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Following JANUARY COLD KILL, Rob Leininger introduces unwitting private investigator Mort Angel, who looks down the road to middle age in the rearview mirror: “I was 41 going on 18.” Not only is he stuck with the moniker Mortimer, in the midst of a mid-life crisis he quits his uninspiring job as an IRS agent, “a wallet wringer for Uncle Sam.” Yawn! Mort has visions of Sam Spade and buxom blondes, when he becomes a novice at his nephew’s lackluster PI firm in Reno, Nevada.

Meanwhile, Reno’s mayor and city attorney have gone missing, their cars parked at the airport. What nefarious hanky-panky is going on in Nevada’s other Sin City? A few hours into his new career, Mort stumbles onto a mystery that could be a cozy, were it not for the mayor’s head found in Mort’s ex-wife Dallas’ Mercedes. As if that wasn’t bad enough, the missing attorney’s decapitated head appears on the ex’s foyer table. Compounding the enigma is the revelation that Dallas had her own hanky-panky going on with the late mayor, who will never again be late for a council meeting. “You don’t gloss over that kind of weirdness.”

"Chuckling through this seductive laugh riot, I realized that I had absorbed something good, sort of like a toddler eating broccoli disguised as ice cream."

Media goons and police --- should that be media and police goons? --- hound Mort and Dallas, “RPD’s two prime suspects.” Did one off Mayor Sjorgen trying to frame the other? After all, TV detective lure suggests that the ex is almost always the guilty party in a whodunit. Moreover, Sjorgen was “the kind of guy who couldn’t pass a mirror without giving it a wink and a loving smile.”

Mort realizes, “I’m not the swiftest pigeon in the flock, and as a private eye I might have trouble finding my hand in my pocket.” He does what few men are willing to do: hire a professional. In this case, the pro PI won’t touch Mort’s case with the proverbial pole-vaulter’s pole. However, the pro PI does refer him to clientless upstart PI Jerry DiFrazzia, only Jerry is spelled Jeri, short for Geraldine. “Pound for pound, she was a bobcat and I was an out-of-shape moose.”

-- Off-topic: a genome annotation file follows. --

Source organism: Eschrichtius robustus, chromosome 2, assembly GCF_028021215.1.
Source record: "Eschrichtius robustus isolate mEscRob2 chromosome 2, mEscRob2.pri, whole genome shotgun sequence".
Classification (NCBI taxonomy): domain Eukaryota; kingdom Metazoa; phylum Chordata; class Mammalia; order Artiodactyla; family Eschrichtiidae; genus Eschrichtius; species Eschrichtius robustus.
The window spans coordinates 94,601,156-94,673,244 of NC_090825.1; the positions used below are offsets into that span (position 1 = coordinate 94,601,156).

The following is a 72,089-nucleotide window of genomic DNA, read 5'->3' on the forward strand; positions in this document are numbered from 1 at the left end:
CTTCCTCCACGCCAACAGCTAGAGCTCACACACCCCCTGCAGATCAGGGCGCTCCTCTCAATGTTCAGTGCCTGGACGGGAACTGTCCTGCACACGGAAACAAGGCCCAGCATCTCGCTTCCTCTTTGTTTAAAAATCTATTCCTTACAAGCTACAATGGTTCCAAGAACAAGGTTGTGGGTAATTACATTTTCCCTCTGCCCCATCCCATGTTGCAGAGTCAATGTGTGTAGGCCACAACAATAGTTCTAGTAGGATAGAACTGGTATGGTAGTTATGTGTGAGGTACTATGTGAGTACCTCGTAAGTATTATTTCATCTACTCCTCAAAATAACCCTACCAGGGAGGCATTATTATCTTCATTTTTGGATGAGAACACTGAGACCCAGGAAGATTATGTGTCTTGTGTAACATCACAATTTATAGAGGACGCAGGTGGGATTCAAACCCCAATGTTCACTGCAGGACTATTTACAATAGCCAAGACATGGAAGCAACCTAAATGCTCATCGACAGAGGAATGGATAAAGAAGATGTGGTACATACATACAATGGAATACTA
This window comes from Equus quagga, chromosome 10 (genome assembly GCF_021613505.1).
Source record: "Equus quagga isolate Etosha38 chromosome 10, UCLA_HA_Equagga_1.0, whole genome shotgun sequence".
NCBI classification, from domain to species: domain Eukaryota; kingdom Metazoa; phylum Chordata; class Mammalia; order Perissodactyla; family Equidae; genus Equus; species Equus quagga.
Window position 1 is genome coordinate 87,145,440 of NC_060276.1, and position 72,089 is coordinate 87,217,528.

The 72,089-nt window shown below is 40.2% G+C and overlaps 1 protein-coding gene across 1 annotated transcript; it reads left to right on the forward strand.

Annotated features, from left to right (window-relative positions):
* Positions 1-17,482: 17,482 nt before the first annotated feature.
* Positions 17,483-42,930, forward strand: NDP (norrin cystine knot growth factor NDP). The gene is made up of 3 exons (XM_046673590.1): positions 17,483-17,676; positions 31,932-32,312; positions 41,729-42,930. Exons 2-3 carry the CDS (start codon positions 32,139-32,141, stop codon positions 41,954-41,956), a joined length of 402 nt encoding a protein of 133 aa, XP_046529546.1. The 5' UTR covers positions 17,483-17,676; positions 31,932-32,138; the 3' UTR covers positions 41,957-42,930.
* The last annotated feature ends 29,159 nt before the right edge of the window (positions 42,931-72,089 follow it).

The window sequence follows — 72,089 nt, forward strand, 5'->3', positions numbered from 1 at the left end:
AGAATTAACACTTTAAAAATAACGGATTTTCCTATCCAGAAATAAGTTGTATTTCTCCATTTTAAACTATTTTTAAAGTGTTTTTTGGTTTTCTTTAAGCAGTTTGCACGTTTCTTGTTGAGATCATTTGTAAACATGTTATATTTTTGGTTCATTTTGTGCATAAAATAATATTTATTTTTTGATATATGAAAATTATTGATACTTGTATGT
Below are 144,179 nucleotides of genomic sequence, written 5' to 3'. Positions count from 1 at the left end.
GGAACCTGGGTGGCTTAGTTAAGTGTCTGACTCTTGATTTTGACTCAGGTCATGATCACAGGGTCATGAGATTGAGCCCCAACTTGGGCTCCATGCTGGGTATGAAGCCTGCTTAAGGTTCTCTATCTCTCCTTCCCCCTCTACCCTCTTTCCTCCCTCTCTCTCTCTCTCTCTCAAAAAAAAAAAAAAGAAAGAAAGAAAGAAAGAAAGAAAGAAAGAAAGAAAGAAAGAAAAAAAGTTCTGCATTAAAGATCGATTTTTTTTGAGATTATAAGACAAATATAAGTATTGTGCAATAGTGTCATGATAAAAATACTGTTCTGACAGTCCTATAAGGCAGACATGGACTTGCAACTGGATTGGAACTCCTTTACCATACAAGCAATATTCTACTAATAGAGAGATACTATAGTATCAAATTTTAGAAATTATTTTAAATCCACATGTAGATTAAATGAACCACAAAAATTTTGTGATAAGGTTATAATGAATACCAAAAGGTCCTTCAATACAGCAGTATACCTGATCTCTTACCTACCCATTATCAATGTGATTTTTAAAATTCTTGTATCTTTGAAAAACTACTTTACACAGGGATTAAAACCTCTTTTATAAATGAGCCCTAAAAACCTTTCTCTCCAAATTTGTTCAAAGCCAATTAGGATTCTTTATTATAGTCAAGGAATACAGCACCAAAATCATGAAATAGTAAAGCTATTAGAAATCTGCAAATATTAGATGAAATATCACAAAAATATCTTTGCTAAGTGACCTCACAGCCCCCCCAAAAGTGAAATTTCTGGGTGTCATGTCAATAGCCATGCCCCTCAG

The weirdness that Mort can’t gloss over becomes as eldritch as Key West Fantasy Fest. Jeri --- for whom Mort now works, seeing as how his employer-cum-nephew is Reno’s latest headless horseman --- digs into Sjorgen’s past and unearths unsavory characteristics.

Chuckling through this seductive laugh riot, I realized that I had absorbed something good, sort of like a toddler eating broccoli disguised as ice cream. Humor makes the intense parts palatable, the way Whoopi Goldberg’s character, Oda Mae Brown, provided comic relief in the 1990 film Ghost. The author even imparts philosophy, in his own ice-cream-flavored broccoli way: “Insanity is its own incomprehensible carnival, but it’s probably not a good idea to ask the psychos questions.”

In one of the most bawdily entertaining novels I’ve enjoyed in years, Mortimer Angel is now my favorite go-to gumshoe.

Reviewed by L. Dean Murphy on November 13, 2015

by Rob Leininger

  • Publication Date: December 20, 2016
  • Genres: Fiction, Mystery
  • Paperback: 368 pages
  • Publisher: Oceanview Publishing
  • ISBN-10: 1608092259
  • ISBN-13: 9781608092253